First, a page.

Of course if I compared two of the family pets, the dog and a turtle, I would note once again the bilateral symmetry. But in addition to this I could observe that both of their bodies appear to be based on a similar architecture, that of a head, a torso with four limbs, and a tail. Even more, both have integument-enclosed internal systems. There are many additional qualities shared here, and consequently my analogy can be used to infer greater relatedness. They’re both biological organisms, they’re vertebrates; they share spatial orientation characteristics etc., etc. But although the dog and turtle can be considered animals, I cannot draw from this analogy either that they are both turtles, or both dogs. The number of shared similarities doesn’t justify going that far.

The point is that the strength of any analogy depends, in significant measure, upon the nature and number of shared qualities between the phenomena involved. The more similarities between the object of interest and the object to which it is compared the more powerful the analogy, and the more persuasive are the arguments based upon it.

Yet there is an even more glaring flaw in the “machine” analogy. It suffers from a veritable dearth of relevant examples. Just as an increased number of compared similarities improves an analogy so does an increased number of instances of comparison.

Returning to the example of the dog and the car, if my analogy is used to establish that the dog is a human-engineered machine then a comparison with human engineered machines will serve my purpose. But if I’m trying to establish that the dog is “designed” by an other-than-human intelligent agency then I must compare it not only to a car but also to a broader set of intelligently designed artifacts, a set that includes examples of non-human design. In this way, those characteristics diagnostic of “intelligent design,” not simply human design, can be understood and compared. But for obvious reasons ID proponents rely exclusively on the many examples of human design, including mountainous heads and other HEDs (human-engineered devices) of bewildering variety, even though these can hardly be used in the service of an analogy meant to evidence a kind of “design” the existence of which is yet to be demonstrated.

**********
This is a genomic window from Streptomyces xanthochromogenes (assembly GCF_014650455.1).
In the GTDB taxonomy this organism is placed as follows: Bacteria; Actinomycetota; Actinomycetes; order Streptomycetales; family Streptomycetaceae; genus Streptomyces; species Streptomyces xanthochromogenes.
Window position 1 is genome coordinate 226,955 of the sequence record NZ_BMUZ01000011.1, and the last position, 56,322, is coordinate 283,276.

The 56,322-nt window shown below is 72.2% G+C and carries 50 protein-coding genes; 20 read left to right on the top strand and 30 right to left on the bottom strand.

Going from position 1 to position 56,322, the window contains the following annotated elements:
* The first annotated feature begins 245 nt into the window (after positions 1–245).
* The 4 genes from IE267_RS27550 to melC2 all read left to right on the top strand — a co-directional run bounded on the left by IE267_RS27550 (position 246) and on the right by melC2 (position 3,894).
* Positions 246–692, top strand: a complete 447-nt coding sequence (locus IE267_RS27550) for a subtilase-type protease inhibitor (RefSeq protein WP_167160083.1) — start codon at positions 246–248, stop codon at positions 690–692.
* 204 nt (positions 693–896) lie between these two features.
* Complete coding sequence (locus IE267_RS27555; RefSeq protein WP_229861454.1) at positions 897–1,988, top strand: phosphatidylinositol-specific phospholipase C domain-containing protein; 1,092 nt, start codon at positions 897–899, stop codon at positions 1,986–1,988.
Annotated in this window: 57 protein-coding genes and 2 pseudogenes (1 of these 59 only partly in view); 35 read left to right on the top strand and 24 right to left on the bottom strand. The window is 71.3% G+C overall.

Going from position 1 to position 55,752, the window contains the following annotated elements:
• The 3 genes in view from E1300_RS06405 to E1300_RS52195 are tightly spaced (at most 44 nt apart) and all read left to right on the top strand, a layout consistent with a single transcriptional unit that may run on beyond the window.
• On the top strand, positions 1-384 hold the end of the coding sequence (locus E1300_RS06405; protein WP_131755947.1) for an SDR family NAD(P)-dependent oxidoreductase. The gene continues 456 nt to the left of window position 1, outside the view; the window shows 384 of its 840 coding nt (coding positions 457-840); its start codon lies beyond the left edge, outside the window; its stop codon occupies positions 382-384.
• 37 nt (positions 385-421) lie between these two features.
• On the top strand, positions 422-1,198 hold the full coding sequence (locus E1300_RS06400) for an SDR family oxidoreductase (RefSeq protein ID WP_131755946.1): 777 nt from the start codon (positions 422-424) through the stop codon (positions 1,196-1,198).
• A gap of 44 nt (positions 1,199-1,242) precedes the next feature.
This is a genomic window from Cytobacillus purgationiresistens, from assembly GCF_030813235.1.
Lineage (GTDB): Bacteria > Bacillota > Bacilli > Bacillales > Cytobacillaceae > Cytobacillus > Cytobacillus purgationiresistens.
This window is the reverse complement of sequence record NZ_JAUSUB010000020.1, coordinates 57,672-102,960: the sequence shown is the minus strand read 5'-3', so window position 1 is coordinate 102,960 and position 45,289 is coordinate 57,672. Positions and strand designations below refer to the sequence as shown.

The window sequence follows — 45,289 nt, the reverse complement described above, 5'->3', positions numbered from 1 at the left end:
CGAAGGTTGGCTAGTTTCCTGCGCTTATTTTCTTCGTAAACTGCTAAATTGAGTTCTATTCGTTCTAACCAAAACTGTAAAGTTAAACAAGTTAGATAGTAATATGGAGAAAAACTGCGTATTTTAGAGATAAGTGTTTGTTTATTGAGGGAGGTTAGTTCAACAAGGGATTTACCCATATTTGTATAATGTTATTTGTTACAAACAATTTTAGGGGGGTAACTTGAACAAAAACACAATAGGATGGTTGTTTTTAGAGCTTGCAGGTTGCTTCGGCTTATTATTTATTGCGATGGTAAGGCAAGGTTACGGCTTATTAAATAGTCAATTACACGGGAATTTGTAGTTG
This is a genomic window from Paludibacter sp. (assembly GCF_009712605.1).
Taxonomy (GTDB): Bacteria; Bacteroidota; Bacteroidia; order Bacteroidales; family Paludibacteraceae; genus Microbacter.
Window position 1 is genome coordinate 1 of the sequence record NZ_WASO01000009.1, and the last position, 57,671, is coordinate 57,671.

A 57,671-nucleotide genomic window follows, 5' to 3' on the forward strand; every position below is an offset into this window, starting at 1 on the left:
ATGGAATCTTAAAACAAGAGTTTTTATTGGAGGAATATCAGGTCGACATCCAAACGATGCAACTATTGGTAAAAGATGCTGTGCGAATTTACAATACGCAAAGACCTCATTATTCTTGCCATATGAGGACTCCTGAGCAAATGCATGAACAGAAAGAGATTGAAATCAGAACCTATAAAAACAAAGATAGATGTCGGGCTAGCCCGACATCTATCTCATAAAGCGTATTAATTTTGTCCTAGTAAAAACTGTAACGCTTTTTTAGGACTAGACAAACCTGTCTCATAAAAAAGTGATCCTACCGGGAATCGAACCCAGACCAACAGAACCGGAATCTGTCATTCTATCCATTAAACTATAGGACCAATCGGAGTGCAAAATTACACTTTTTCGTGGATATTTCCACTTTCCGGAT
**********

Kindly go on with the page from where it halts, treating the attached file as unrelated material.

Thus, it doesn’t matter how many metaphors for “machines” we glean from biomolecular structures. The only machines we know (barring some few possibilities from the natural world which do not serve the “design” argument anyway) are human designed. To draw from the machine analogy an inference of “intelligent design,” rather than “human intelligent design,” one needs to provide other examples that sustain this comparison. A selection of extraterrestrial machines would be a good start. But for the best analogical dollar-value, an empirically verified supernaturally designed artifact would really pop the cork. This collection of exemplars, all sharing established “intelligent design” characteristics, would give the ID machine analogy some substance.

What is an “obvious” inductive argument to Behe and other design “theorists” is, to most of the rest of us, an overarching inference that challenges the way we approach natural investigation. Sweeping comparative inductions demand a sweeping set of comparisons. Absent that level of support, the design analogy is a specious appeal to incredulity.

Why settle for half a loaf?

So, do ID proponents accept the limits of the analogy, and merely suggest that some biological structures share some similarities with machines? Heck, no. Take, for example, this from Michael Behe,

“I mean, literally, there are real machines inside everybody’s cells and this is what they are called by all biologists who work in the field, molecular machines. They’re little trucks and busses that run around the cell that takes supplies from one end of the cell to the other. They’re little traffic signals to regulate the flow. They’re signposts to tell them when they get to the right destination. They’re little outboard motors that allow some cells to swim. If you look at the parts of these, they’re remarkably like the machineries that we use in our everyday world.” — Behe, Understanding Creation, Evolution and Intelligent Design, 2005